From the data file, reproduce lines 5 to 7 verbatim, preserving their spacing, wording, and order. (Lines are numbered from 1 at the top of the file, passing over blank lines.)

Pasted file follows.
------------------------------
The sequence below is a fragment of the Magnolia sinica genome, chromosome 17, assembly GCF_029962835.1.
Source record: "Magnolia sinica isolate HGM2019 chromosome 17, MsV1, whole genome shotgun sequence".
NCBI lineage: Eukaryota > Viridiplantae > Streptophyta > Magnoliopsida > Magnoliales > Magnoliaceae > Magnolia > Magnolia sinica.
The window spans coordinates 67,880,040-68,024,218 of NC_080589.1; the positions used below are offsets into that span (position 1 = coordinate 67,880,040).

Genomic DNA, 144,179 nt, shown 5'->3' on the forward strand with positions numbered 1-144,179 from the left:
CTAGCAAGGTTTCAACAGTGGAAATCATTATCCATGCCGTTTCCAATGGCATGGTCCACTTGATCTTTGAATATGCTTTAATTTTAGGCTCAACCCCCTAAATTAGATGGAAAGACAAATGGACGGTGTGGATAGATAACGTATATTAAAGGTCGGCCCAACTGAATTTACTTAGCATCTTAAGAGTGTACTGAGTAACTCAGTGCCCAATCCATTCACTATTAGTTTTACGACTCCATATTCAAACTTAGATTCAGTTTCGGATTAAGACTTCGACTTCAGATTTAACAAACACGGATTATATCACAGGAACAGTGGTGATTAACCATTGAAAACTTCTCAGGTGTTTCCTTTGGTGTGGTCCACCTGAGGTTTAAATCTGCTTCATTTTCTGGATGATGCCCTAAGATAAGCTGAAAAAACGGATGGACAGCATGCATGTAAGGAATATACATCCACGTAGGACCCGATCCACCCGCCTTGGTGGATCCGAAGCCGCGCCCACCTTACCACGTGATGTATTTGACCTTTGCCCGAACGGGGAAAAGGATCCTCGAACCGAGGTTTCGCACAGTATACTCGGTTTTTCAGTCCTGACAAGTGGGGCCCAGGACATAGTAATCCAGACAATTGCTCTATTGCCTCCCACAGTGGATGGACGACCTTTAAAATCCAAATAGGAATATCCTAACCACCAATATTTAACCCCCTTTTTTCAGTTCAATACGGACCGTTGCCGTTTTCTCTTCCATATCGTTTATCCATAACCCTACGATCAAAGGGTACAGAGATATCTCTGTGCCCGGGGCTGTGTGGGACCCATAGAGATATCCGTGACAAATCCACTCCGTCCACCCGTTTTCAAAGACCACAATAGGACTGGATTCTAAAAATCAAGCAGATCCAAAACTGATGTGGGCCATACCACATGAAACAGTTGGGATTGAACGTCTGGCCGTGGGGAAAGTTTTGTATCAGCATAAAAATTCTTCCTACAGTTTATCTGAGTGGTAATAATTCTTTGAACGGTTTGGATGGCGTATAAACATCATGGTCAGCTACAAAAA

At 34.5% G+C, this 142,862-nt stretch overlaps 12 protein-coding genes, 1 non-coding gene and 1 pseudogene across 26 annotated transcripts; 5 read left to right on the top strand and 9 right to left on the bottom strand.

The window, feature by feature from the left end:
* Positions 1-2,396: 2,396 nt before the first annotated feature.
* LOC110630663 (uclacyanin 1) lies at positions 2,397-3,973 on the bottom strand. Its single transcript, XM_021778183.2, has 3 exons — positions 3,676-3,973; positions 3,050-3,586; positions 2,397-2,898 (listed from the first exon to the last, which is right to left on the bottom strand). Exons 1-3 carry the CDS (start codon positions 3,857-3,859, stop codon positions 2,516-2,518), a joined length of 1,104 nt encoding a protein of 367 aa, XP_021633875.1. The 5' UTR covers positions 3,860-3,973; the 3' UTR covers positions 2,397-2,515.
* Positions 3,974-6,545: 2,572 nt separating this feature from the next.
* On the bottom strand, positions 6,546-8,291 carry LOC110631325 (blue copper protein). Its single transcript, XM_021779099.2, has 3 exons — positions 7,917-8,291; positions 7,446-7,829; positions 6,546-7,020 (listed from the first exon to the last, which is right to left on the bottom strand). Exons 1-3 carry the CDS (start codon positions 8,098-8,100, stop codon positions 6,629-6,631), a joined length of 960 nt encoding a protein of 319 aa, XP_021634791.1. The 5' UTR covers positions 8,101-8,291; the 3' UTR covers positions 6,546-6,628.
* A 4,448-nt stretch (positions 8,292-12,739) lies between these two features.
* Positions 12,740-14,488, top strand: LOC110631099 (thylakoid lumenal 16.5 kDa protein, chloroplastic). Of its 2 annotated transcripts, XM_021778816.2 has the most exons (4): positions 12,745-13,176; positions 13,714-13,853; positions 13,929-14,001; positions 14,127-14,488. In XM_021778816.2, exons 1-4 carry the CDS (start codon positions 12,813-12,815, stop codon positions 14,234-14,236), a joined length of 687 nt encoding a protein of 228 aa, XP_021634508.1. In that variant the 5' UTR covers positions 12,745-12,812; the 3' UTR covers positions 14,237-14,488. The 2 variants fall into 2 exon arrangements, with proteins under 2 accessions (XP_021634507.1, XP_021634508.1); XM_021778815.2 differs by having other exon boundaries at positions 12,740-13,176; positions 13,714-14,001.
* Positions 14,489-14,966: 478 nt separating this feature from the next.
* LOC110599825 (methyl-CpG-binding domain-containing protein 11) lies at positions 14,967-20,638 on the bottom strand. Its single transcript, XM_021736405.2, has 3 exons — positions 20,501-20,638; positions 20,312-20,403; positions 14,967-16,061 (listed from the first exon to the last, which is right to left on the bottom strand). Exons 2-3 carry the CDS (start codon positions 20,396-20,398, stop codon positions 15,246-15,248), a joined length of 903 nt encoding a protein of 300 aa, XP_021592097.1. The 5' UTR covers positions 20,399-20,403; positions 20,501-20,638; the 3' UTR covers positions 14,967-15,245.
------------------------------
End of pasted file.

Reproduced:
Genomic DNA, 144,179 nt, shown 5'->3' on the forward strand with positions numbered 1-144,179 from the left:
CTAGCAAGGTTTCAACAGTGGAAATCATTATCCATGCCGTTTCCAATGGCATGGTCCACTTGATCTTTGAATATGCTTTAATTTTAGGCTCAACCCCCTAAATTAGATGGAAAGACAAATGGACGGTGTGGATAGATAACGTATATTAAAGGTCGGCCCAACTGAATTTACTTAGCATCTTAAGAGTGTACTGAGTAACTCAGTGCCCAATCCATTCACTATTAGTTTTACGACTCCATATTCAAACTTAGATTCAGTTTCGGATTAAGACTTCGACTTCAGATTTAACAAACACGGATTATATCACAGGAACAGTGGTGATTAACCATTGAAAACTTCTCAGGTGTTTCCTTTGGTGTGGTCCACCTGAGGTTTAAATCTGCTTCATTTTCTGGATGATGCCCTAAGATAAGCTGAAAAAACGGATGGACAGCATGCATGTAAGGAATATACATCCACGTAGGACCCGATCCACCCGCCTTGGTGGATCCGAAGCCGCGCCCACCTTACCACGTGATGTATTTGACCTTTGCCCGAACGGGGAAAAGGATCCTCGAACCGAGGTTTCGCACAGTATACTCGGTTTTTCAGTCCTGACAAGTGGGGCCCAGGACATAGTAATCCAGACAATTGCTCTATTGCCTCCCACAGTGGATGGACGACCTTTAAAATCCAAATAGGAATATCCTAACCACCAATATTTAACCCCCTTTTTTCAGTTCAATACGGACCGTTGCCGTTTTCTCTTCCATATCGTTTATCCATAACCCTACGATCAAAGGGTACAGAGATATCTCTGTGCCCGGGGCTGTGTGGGACCCATAGAGATATCCGTGACAAATCCACTCCGTCCACCCGTTTTCAAAGACCACAATAGGACTGGATTCTAAAAATCAAGCAGATCCAAAACTGATGTGGGCCATACCACATGAAACAGTTGGGATTGAACGTCTGGCCGTGGGGAAAGTTTTGTATCAGCATAAAAATTCTTCCTACAGTTTATCTGAGTGGTAATAATTCTTTGAACGGTTTGGATGGCGTATAAACATCATGGTCAGCTACAAAAA

At 34.5% G+C, this 142,862-nt stretch overlaps 12 protein-coding genes, 1 non-coding gene and 1 pseudogene across 26 annotated transcripts; 5 read left to right on the top strand and 9 right to left on the bottom strand.